- مبلغ: ۸۶,۰۰۰ تومان
- مبلغ: ۹۱,۰۰۰ تومان
Companies often initiate strategic changes to adapt to an evolving environment and/or to improve their competitiveness and performance. In this article, I examine why some strategic changes are fruitful for the companies that initiate them whereas others are not. I propose a framework for understanding the fruitfulness of strategic changes based on their expected impact on competitiveness and likely stakeholder commitment to the changes. I propose that strategic changes are likely to be most fruitful when their potential to enhance competitiveness is high and the stakeholder commitment is likely to be high. At the other end of the spectrum, companies should avoid implementing strategic changes that have low potential to enhance competitiveness and where the stakeholder commitment is low. Being poor strategic choices, these changes may not enhance competitiveness or performance, but, in fact, detract from them. I provide case-based evidence for the framework drawing on strategic changes implemented by Starbucks, McDonald's, and Tupperware and also identify conditions, specifically relating to the decision-making process and corporate governance, under which detrimental strategic changes may be implemented. I also offer a set of recommendations to companies to help them avoid making poor strategic choices. Keywords.
6. Recommendations and concluding remarks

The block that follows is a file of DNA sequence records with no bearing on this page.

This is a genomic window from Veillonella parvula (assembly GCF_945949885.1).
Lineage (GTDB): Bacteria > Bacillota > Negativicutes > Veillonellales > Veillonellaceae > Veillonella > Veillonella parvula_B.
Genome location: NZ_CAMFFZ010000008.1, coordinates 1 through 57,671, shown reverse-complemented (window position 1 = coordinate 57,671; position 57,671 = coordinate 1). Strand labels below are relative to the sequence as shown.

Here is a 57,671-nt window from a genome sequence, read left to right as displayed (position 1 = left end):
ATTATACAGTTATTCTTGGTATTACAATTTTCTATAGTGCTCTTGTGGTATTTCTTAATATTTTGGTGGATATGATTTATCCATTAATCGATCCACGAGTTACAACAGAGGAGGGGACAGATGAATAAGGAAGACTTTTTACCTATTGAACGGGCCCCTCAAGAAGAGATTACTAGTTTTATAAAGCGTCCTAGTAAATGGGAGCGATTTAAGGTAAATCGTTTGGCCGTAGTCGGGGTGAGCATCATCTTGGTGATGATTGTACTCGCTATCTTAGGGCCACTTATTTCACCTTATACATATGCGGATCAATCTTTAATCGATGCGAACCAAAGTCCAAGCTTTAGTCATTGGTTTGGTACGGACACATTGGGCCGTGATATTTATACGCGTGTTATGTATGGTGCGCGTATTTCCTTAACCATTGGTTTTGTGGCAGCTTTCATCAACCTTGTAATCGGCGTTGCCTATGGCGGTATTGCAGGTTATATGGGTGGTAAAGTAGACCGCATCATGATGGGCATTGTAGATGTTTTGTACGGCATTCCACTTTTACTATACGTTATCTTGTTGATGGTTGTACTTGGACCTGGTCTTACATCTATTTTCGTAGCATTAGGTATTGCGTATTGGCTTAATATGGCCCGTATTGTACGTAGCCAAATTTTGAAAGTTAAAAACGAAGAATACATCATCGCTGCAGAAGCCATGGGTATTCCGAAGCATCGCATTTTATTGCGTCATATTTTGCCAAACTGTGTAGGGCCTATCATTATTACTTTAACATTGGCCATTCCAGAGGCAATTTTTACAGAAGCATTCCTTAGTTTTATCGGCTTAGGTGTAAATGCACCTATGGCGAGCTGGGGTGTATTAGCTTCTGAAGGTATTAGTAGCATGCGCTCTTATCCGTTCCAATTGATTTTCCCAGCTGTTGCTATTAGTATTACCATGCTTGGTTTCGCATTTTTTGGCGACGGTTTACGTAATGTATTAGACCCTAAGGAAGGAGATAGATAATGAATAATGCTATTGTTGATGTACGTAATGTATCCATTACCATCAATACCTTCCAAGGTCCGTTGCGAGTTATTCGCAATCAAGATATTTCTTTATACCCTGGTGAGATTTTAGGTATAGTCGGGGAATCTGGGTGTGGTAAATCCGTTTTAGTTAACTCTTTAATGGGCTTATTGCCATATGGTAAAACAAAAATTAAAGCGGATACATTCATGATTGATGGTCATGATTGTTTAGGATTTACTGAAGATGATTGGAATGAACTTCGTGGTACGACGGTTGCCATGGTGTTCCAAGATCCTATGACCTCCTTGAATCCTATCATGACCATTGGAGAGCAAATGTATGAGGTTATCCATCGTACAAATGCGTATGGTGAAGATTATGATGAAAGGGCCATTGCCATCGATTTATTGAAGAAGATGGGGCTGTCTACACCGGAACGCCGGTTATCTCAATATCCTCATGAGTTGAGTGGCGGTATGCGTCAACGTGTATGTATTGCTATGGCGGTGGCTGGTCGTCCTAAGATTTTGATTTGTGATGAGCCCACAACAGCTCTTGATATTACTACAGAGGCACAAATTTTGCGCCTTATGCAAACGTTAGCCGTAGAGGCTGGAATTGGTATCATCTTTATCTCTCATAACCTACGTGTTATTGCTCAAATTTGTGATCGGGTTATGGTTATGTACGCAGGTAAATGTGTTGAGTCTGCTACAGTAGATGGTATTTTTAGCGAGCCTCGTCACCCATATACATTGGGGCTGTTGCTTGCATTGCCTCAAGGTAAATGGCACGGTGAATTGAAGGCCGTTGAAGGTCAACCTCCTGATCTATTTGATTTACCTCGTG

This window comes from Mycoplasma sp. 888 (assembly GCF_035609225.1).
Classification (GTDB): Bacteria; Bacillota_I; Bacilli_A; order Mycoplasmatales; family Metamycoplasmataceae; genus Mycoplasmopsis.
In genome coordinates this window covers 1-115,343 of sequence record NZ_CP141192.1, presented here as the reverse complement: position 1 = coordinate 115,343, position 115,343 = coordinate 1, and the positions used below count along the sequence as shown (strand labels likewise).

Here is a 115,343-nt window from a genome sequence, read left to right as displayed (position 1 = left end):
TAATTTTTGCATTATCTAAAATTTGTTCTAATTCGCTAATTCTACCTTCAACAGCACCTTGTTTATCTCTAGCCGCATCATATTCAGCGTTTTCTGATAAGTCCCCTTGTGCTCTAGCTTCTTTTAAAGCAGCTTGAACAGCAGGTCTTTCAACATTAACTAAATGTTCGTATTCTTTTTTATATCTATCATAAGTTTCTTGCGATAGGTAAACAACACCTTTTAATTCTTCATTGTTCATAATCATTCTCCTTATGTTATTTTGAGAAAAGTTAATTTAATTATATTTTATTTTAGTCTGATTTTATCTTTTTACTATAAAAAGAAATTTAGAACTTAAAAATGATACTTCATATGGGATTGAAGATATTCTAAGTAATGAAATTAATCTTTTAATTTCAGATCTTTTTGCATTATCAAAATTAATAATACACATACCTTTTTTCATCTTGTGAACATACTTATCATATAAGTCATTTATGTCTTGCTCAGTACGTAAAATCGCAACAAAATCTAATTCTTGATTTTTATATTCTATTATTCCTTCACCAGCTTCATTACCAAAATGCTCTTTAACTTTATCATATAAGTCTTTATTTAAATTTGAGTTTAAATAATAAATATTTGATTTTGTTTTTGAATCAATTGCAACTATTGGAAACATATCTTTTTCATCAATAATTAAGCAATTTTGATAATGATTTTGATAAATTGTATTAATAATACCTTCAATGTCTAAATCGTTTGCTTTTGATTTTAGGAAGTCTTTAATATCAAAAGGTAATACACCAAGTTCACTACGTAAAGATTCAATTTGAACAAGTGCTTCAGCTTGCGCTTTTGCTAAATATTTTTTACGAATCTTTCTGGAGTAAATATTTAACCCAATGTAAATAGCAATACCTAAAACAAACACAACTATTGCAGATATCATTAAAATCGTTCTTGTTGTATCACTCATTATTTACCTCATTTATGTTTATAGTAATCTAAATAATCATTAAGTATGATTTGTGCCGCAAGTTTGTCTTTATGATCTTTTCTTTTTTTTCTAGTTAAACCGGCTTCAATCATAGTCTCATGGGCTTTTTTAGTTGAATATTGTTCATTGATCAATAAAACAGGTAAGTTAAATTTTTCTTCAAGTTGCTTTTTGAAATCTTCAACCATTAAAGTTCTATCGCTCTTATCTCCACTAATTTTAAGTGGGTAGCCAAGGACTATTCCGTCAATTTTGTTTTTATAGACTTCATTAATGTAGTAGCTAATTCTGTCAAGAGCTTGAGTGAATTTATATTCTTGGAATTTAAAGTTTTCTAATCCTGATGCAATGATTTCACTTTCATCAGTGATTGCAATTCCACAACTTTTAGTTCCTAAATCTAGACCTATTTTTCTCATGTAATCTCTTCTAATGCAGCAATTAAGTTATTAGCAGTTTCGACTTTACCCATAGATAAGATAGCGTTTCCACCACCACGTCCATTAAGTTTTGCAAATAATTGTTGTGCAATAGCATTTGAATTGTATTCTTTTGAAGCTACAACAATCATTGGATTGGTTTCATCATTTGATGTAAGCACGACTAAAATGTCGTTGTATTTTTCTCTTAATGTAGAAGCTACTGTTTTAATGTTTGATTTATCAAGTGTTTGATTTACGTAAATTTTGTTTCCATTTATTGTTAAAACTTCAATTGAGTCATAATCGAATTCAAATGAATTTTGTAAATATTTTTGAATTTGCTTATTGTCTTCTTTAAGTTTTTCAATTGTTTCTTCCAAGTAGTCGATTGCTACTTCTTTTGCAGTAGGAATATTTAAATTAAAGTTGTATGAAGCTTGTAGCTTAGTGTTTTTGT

While I have focused on strategic changes that ultimately proved to be detrimental, sometimes companies may persist with strategies that have been successful in the past. Continuation of a past strategy, however, poses its own set of risks. Consider the cases of Blockbuster and Nokia. Placing great faith in its existing business model and its importance to the Hollywood studios, and fearing cannibalization of its existing bread and butter product of VHS videotapes, Blockbuster Video postponed the changeoverto DVDs and sowed the seeds of its eventual demise. For its part, Nokia persisted with an inappropriate business strategy based on the twin beliefs that customers would place great value on a broad line of phone models, and that emerging market consumers would continue to prefer cheaper-feature phones to expensive smart phones; these incorrect assumptions caused Nokia to slip from the position of dominant industry leader to eventually exiting the industry altogether. The cases of Nokia and Blockbuster suggest that even extremely successful business strategies need to evolve due to the dynamic broader environment (e.g., technology); competitive issues (e.g., new strategies implemented by competitors); and managements’ own ambitions, especially as regards growth (Pangarkar, 2012). From a managerial perspective, it is important to identify–—using the 2x2 matrix (see Figure 1)–—the positioning of a planned strategic change. Managers and companies might also improve performance by focusing resources on those changesthat are located in the most favorable quadrant (Quadrant I): they are competitiveness-enhancing, aswell aslikely to receive strong commitment from key stakeholders. It may be equally important to avoid implementing strategic changesthat fitin the leastfavorable quadrant(Quadrant IV): they do not enhance competitiveness and stakeholder commitment will be lacking.